Leading podiatry expert calls for more to be done to reduce foot amputations

by Barbara Hewitt on December 25, 2017

Diabetic foot care should be prioritised to reduce the number of avoidable amputations that can have a devastating impact on the lives of patients and their families, according to a leading expert.

Every day, 23 people with diabetes in England will have a toe, foot or leg amputated and a third of these are major amputations, meaning that the patient loses their whole foot above the ankle or even more of their leg.


Many of these amputations are preceded by diabetes-related foot ulcers, caused by a combination of impaired circulation and nerve damage, common problems experienced by people with diabetes.

But experts at the College of Podiatry point out that by improving the way diabetic foot health is commissioned and delivered, around half of these life shattering surgeries could be avoided.

It has revealed a post code lottery where amputation rates vary enormously from region to region and it wants healthcare commissioners to take note and improve the outcomes for people with diabetes.

According to Dr Paul Chadwick, consultant podiatrist and clinical director of the College of Podiatry and a leader in the field of diabetic foot care, the stark differences in amputation rates between regions signify a deep human cost for patients and their families as well as a huge cost burden for the National Health Service (NHS).

‘It is time for commissioners to increase investment in foot protection, to make sure we reduce these unnecessary and appalling personal and financial costs for patients and the NHS,’ he said.

There are an estimated 4.6 million people with diabetes in the UK and it is the most common cause of lower limb amputations and a person with the condition is around 23 times more likely to have an amputation compared to the general population.

Both lower limb amputation and foot ulceration are associated with high mortality. Only around 50% of patients survive for two years after major amputation in diabetes and the five-year survival rate after a diabetic foot ulcer is only 58%.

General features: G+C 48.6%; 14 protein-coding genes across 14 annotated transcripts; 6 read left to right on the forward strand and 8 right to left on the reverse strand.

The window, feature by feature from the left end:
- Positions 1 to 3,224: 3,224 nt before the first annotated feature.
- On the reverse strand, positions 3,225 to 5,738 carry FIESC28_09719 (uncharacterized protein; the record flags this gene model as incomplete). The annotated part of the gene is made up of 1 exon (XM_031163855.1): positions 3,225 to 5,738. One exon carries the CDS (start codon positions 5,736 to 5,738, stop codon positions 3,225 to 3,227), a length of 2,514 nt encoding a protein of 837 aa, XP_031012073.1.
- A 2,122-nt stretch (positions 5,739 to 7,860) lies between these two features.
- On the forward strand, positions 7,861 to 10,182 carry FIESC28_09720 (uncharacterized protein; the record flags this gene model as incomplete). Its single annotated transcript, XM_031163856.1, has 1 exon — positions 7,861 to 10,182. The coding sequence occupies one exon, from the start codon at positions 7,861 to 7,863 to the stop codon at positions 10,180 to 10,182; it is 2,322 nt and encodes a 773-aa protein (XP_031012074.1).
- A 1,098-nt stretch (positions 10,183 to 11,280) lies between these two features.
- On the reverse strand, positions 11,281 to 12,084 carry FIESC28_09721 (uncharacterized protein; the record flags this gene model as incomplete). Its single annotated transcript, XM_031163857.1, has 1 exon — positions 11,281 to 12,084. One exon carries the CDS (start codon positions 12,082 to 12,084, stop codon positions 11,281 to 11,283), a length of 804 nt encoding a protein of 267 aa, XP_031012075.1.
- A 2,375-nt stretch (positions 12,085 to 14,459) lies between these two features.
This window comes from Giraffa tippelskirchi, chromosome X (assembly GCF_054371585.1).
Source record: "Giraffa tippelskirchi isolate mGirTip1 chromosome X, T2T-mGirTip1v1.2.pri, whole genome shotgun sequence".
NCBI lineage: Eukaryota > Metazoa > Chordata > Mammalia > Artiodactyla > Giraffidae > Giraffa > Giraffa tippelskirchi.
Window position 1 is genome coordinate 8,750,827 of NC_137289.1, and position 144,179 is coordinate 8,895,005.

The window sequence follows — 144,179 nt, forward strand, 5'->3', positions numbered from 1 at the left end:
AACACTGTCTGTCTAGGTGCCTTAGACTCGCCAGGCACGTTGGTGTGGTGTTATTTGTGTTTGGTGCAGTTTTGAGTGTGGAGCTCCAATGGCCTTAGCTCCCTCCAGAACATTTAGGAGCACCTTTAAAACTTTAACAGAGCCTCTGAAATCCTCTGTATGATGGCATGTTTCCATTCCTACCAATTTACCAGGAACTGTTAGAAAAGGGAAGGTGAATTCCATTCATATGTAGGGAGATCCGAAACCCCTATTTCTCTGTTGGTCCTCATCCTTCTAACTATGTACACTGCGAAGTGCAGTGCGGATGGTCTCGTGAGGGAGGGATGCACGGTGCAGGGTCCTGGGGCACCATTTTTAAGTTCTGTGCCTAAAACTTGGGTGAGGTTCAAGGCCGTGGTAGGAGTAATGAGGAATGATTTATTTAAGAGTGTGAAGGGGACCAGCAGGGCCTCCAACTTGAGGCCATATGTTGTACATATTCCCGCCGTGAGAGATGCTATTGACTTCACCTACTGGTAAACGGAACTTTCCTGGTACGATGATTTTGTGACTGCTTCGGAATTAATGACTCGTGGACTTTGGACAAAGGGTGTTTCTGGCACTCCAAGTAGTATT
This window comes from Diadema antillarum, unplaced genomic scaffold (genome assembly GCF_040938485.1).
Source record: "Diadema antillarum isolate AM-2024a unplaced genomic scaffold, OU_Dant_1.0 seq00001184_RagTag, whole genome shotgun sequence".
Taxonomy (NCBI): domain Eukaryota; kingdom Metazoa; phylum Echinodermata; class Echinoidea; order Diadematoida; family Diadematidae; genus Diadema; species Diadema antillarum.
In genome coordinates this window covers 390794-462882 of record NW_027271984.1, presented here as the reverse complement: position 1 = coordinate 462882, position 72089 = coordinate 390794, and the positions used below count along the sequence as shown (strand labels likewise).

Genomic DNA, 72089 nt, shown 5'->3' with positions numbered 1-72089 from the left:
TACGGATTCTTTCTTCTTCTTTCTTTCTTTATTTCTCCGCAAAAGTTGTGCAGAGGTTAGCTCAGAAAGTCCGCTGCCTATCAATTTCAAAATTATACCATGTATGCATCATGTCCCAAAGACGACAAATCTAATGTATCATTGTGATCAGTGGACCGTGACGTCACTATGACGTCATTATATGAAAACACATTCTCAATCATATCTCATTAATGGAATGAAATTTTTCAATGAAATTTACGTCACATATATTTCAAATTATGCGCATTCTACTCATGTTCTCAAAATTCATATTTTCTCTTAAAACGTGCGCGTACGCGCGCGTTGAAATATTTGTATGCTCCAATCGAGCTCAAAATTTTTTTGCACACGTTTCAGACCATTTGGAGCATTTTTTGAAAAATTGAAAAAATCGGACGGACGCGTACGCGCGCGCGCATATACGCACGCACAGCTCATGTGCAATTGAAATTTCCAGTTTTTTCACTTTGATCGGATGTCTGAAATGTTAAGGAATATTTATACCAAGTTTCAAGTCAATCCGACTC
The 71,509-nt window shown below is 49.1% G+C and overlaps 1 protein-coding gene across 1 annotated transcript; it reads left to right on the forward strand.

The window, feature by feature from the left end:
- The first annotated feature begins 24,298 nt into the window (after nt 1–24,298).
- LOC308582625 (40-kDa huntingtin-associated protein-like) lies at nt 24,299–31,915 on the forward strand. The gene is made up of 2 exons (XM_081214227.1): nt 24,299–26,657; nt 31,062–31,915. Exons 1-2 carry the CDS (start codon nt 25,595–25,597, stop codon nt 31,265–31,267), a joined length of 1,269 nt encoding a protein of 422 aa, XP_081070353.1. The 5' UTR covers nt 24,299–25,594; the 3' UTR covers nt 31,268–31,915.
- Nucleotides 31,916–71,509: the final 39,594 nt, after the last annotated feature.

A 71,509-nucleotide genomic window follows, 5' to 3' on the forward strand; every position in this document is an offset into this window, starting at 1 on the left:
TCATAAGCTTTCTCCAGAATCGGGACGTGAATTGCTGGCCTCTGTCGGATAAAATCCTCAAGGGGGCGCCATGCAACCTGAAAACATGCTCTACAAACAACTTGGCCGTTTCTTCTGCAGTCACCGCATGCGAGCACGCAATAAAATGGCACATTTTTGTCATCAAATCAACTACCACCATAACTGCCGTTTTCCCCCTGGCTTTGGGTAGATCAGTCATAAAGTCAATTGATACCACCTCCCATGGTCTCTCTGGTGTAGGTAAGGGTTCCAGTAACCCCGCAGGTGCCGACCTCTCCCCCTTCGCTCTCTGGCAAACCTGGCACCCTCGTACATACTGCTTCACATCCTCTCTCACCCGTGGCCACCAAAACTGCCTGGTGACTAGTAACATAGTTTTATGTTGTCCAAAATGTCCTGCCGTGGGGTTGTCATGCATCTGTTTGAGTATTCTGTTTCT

The College pointed out that examples of good practice do already exist across the country. In 2012, the South West had some of the highest amputation rates in England. Changes resulted in a significant reductions in the number of major amputations carried out between 2013 and 2016.

This included creating community podiatry clinics, appointments within 24 hours for people with active foot disease and direct referral to the Multidisciplinary Foot Service (MDFS) where necessary. Community podiatrists received specialist training and in Somerset the major amputation rate is now below the England average.

‘Getting diabetic foot care right for people and their families is an essential part of improving lives and preventing avoidable limb loss. People not only lose limbs, they can lose their livelihoods, their independence and sometimes also their life. By working with the College of Podiatry, we want to support the workforce to ensure a positive change in the landscape of diabetes foot care right across England,’ said Beverley Harden, Allied Health Professions lead at Health Education England.

The opinions expressed in this article do not necessarily reflect the views of the DiabetesForum.com Community and should not be interpreted as medical advice. Please see your doctor before making any changes to your diabetes management plan.

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